This morning, Dr. Elf put the new Bug in my mouth (thanks, Der Alter Jo, for that name!) with some tracing material, a nasty-tasting greenish-black mix of wax and diatomaceous earth, on it, in my mouth.
My speech was normal.
My tongue hit the back of my front upper teeth the way it did before this whole obturator thing started. I sounded funny to myself, like I had a lisp. It's gonna mean learning to talk normally all over again.
I wish Maudie, who was there at my first appointment, had been there for this one. She was off helping another patient, though. Still, she'll be there when I get the wax tracing and all that stuff.
On the third of next month, I'll spend five hours doing. . .something, I don't know what, with the Bug in place, with a firmer tracing wax atop it. That's to get a mold of the inside of my mouth in action, as it were. After that, the molded form will be cast in acrylic and then I'll have a permanent speech bulb and obturator. Permanent as in "I won't have to have it re-fitted every few weeks," not permanent as in not-taking-it-out. Once I get it, we'll have a Photographic Retrospective, right here on this very blog, of the Evolution of Bug.
At the end of November I'll have a CT scan and an MRI, then an appointment with Dr. Crane to see how things are going. I don't expect any new tumor or weirdness. Still, I'm a little nervous.
I can't read over the past year's entries without bursting into tears. What they don't tell you about surgery and cancer and treatment and all that shit is that the physical memory remains even after you think you've gotten over the psychological stuff. Reading what I wrote about my lymph node biopsy makes my neck hurt. Reading the stuff I wrote about downer days makes me cry harder. It was so lonely-feeling and bleak at some points, you guys.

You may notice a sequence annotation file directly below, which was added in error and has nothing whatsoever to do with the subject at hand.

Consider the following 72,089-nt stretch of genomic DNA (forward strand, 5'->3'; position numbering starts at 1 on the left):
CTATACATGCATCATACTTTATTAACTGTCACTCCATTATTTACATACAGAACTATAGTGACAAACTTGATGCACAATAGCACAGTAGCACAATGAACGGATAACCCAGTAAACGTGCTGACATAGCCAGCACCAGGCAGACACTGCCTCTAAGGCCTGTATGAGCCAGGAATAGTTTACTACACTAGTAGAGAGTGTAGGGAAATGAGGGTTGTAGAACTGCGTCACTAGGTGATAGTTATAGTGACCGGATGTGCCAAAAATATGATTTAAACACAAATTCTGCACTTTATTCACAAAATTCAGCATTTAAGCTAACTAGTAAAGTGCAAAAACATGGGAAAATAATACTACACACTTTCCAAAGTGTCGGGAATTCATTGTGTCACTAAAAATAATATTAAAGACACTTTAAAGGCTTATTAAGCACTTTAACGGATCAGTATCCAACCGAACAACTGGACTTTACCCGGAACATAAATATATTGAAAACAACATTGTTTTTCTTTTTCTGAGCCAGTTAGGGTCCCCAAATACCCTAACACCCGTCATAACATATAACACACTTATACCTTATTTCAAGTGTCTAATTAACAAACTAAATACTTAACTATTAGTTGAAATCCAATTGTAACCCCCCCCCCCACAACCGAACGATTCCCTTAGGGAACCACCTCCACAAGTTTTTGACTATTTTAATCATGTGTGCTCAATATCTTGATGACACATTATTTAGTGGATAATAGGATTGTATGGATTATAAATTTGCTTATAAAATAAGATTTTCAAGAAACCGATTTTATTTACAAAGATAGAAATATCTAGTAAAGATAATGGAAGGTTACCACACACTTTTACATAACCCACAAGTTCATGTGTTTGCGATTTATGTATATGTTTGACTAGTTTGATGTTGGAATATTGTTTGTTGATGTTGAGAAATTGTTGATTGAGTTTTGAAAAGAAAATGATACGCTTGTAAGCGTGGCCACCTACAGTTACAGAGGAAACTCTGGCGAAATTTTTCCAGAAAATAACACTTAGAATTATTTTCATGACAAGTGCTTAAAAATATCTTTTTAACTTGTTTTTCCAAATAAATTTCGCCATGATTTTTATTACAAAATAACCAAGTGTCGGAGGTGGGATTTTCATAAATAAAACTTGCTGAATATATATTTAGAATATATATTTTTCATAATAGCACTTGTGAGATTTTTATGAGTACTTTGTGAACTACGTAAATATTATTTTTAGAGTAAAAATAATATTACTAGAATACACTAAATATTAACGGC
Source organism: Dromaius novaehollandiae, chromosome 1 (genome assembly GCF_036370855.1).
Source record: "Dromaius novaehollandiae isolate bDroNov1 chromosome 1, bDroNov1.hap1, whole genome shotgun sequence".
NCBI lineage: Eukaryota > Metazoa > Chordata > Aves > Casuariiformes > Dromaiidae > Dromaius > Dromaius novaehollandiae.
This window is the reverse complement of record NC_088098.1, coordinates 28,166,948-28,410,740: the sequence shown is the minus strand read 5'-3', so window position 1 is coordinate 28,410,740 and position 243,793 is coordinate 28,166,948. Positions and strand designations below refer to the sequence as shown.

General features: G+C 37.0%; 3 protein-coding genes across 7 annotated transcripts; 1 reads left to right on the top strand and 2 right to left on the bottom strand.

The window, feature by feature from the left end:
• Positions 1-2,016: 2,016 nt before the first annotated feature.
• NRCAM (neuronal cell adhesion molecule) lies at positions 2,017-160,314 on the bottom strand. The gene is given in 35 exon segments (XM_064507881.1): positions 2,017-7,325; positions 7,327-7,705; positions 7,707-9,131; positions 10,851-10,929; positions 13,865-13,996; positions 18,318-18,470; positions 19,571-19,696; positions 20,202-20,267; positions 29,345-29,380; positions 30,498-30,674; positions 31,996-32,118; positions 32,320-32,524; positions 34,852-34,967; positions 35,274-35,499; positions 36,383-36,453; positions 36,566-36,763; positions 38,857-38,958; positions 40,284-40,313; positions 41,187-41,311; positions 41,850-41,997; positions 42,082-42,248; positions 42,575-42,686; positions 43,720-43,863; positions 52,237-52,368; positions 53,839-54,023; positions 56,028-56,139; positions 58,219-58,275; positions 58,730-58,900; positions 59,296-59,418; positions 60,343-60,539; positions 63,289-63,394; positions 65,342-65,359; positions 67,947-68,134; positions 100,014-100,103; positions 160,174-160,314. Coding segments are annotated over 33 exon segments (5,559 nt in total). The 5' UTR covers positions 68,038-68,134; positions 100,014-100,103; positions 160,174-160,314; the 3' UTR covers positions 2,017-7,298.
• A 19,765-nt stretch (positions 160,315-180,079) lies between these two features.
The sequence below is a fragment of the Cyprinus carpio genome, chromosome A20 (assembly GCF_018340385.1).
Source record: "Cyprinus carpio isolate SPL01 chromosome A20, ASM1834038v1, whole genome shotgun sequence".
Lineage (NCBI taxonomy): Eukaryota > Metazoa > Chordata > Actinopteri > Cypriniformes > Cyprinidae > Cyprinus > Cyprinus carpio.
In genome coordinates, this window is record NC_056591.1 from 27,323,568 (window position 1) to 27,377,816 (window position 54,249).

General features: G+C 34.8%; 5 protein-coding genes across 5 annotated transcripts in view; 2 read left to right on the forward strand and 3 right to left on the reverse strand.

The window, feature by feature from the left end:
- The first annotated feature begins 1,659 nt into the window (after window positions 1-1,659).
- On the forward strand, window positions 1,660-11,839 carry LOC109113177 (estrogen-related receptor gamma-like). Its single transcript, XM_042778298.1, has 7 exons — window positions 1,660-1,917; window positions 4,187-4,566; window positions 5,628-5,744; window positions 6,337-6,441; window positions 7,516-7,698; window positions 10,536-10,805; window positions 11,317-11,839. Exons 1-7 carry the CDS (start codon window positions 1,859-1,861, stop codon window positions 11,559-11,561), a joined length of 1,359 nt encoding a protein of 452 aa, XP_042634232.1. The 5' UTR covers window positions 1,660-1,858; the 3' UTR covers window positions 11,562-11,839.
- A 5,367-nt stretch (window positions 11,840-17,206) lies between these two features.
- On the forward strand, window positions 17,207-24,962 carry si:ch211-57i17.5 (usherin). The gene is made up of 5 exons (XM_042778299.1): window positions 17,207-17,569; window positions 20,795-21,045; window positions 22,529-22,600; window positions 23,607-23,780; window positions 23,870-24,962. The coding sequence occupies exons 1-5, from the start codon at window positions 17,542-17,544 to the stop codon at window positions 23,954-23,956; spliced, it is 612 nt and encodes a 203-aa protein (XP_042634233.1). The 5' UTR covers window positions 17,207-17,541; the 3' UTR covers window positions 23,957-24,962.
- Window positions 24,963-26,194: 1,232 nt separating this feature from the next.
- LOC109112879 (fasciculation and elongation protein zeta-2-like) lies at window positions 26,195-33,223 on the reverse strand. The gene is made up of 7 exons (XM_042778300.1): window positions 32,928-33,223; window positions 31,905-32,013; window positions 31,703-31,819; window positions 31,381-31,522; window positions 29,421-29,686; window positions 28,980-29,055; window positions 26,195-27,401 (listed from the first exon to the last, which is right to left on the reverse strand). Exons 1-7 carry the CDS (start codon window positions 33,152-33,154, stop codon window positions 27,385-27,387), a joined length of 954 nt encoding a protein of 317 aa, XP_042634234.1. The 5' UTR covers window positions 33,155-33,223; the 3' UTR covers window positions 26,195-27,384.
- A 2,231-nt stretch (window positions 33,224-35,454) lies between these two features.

But I'm here. I am *here*. I didn't die, I didn't have to be irradiated, or have more huge chunks removed from my head, and I've done okay. Tonight's dinner is cheese enchilada and Scotch; I might make myself something special tomorrow.
Tomorrow is the anniversary of the day--even though I didn't know it then--that I was free of cancer. In a way, this whole year has been vamp-till-ready.
Thank you for sticking with me through it.
If there were a word that combined the feeling of watching the first snowflakes fall in a place where snow is uncommon, taking your first shower at home after a long trip away, the feeling of the pillow when it's smushed just right under your head, seeing your dog chasing a squirrel you know he's never going to catch, the cat on your lap falling asleep, and waking up with your back pleasantly cold on the first day of Fall, I would use it to describe how you all made me feel during this past year of weird unpleasantness.
All I have is "thanks."